Recently I was, for the first time in a long while, a spectator at the Chicago-based THOTCON "hacker conference" I spent some time talking to other attendees and once again I was reminded of the concept we conference-goers refer to as "Hallway Con".
For those of you who read this blog who have employees that attend security conferences, odds are this phenomenon is the primary reason those employees are asking to attend some of those conferences.
What is "Hallway Con" and does it actually benefit your organization? Let's take a look at this very interesting reason to attend industry conferences and trade shows.
What is it?
Let me first define what the heck hallway con means, for those of you who simply don't know. The term hallway con refers to the discussions and often informal meetings that happen at conferences between the official tracks. These are often impromptu, and spontaneous.
These types of hallway conversations can often happen between friends who haven't seen each other for a while, or between total strangers who simply had a meeting of the minds in a previous session... or between a speaker/attendee or 2 speakers or multiple attendees... the possibilities are virtually endless.
The beauty of the Hallway Con lies in its unpredictability. I can't tell you how many times I found myself walking with a purpose from one room to another at a conference with every intention of hearing the next speaker/topic when I ran into someone casually in the hallway.
What starts with a simple "hello" inexplicably turns into a 2 hour conversation which covers a slew of topics and turns into a project, a solved problem, or simply more conversation later on. These types of occurrences are common - and what often starts with 2 people can quickly balloon into a large crowd with some listening, some leading, and some informally participating.
To be completely realistic not every conference out there has the right atmosphere to spawn the Hallway Con. Some conferences are simply too rigid, or too scheduled, or too confined to provide that right atmosphere... but that doesn't mean that a Hallway Con can't spawn even in the most adverse situations.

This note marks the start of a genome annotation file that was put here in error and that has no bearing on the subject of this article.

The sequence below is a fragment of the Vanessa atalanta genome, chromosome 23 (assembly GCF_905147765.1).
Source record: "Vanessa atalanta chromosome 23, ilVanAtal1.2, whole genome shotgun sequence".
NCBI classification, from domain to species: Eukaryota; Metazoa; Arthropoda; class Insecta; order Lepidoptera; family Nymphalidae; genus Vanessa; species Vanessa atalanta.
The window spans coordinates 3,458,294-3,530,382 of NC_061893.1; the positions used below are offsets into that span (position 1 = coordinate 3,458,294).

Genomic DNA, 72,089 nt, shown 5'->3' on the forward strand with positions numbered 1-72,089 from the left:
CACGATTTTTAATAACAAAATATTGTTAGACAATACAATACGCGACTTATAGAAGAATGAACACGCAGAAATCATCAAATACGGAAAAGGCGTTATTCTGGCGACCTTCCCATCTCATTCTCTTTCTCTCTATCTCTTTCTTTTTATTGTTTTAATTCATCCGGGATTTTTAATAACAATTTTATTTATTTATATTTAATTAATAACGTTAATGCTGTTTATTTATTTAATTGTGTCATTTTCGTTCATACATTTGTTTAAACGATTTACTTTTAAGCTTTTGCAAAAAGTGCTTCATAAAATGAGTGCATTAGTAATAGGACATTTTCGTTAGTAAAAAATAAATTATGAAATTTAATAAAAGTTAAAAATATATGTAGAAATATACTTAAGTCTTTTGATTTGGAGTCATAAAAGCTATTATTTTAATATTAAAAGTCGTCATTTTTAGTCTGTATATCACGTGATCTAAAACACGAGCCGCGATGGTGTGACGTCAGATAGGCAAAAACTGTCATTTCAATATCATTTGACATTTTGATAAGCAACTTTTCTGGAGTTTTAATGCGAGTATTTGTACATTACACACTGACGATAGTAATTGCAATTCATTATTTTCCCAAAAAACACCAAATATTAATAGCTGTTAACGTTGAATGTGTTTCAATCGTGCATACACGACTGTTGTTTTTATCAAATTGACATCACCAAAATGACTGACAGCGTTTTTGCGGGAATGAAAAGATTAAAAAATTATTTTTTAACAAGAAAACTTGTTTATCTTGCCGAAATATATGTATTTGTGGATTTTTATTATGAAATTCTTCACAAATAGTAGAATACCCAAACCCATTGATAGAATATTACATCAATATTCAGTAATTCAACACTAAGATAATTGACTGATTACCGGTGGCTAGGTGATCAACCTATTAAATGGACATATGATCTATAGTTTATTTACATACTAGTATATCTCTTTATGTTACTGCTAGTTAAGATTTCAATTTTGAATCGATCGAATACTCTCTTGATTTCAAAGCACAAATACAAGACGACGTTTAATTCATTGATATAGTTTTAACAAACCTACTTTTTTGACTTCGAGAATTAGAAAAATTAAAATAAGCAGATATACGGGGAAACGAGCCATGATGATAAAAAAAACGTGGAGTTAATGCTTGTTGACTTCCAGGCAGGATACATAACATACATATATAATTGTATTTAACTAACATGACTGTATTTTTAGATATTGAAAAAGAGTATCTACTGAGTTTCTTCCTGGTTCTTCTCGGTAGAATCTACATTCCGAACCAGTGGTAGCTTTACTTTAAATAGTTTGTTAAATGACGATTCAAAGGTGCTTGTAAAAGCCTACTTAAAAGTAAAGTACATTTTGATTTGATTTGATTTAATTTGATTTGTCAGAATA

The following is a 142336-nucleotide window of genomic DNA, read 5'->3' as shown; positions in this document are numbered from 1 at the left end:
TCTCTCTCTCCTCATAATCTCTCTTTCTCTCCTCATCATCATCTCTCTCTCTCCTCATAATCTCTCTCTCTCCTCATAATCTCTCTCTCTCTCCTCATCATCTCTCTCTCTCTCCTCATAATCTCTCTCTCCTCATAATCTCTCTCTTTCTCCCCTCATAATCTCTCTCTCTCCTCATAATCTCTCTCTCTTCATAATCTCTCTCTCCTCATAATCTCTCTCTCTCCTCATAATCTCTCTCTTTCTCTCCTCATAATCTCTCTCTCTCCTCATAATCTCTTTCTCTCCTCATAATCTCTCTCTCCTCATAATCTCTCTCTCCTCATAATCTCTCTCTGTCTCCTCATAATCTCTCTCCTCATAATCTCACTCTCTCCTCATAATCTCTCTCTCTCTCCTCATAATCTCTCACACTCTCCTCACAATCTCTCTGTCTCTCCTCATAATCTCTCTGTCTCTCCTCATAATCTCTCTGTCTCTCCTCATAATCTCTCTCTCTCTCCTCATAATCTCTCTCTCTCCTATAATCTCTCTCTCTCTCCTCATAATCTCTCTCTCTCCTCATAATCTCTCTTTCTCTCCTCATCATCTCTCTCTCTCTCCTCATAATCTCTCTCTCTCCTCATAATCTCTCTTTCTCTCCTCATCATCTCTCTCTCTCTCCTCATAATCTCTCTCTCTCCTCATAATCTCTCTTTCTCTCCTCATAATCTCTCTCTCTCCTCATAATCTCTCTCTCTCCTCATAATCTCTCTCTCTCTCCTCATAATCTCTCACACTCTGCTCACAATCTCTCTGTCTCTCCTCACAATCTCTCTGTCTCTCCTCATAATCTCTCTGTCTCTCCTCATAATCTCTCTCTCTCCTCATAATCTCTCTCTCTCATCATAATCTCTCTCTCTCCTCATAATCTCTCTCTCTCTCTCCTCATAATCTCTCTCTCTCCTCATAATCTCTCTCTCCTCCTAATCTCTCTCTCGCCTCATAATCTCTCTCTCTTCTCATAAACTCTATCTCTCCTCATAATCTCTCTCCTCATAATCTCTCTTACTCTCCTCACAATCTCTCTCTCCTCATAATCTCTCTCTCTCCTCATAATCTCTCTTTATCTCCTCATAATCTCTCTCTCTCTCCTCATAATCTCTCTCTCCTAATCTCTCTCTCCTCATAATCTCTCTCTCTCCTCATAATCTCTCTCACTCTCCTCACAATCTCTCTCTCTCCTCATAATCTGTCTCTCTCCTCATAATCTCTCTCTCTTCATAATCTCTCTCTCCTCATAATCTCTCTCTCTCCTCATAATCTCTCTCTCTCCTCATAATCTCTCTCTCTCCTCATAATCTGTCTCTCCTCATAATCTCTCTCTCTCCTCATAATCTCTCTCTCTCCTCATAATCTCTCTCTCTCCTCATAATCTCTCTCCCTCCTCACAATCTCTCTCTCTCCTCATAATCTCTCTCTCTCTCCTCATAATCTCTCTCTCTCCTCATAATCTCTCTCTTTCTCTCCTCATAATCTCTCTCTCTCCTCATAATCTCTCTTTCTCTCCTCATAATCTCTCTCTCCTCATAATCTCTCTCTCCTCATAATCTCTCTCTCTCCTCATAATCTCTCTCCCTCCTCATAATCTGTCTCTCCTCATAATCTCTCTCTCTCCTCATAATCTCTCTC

Just like there's no magic formula for fostering Hallway Cons, there is none that can prevent them from happening.
When you think of these types of informal gatherings, you may wonder why some conference-goers will claim to go to a large regional multi-day conference and only end up seeing one or two talks. I'll be honest, sometimes the value of a conference is not in what's being presented in the formal, scheduled tracks, but what is happening in the hallways and on the periphery.
Business value is a funny thing, when you're talking about attending or sending employees to an industry conference. What is business value and how can you tell that your employee has gotten anything for the price of admission besides access to time off work, and some after-parties?
While there isn't any definitive measure for any of this - I think there are some things that result which you can ask about when your employee returns from a conference:
- Renewed energy and enthusiasm
- A new perspective on existing ideas
- Possible crowd-sourced solutions to stagnated problems
- A new project, or community involvement
- A new resource to tap for expertise and information
Can you get business value from a Hallway Con -rich conference? In a word, absolutely. As the podcast we recorded from THOTCON 0x3 clearly outlines, many of the best, most creative solutions to some very difficult business problems are solved when two strangers randomly meet to find out that they have the same issue and begin to share their perspectives on a solution.
It's amazing what happens when a crowd of people standing around starts to discuss a common problem they may all be facing and someone who's tackled it with some success starts to share their experiences ... you can virtually see the light bulbs go on.
What's your point?
I'm writing this post because I attend a lot of conferences, and while the formal, scheduled tracks don't always have a ton of value for many of my colleagues - the Hallway Con experience provides value beyond the price of admission.
I encourage everyone who's sending employees to conference, and even attendees themselves - stop and talk to your peers. Find out who's struggling with the same things you're struggling with - and see how they're solving their problems? Collectively this is the only way our community will improve.
Blogs, forums and social media-based interactions are great, don't get me wrong, but there is just something to standing there in person having an intelligent discussion and being able to provide real-time discussion and engagement without the latency or potential confusion that impersonal computer-based communication enables.
No matter how much we push to a connected world via digital mediums - the human interaction, the discussion, and the ability to have a deep and meaningful problem-solving session outside the confines of the office is one of the most valuable things you can ever provide for your organization.
Maybe I'll see you at one of these events in the future, or one of the other countless conferences on the schedule. Don't be a stranger.
Cross-posted from Following the White Rabbit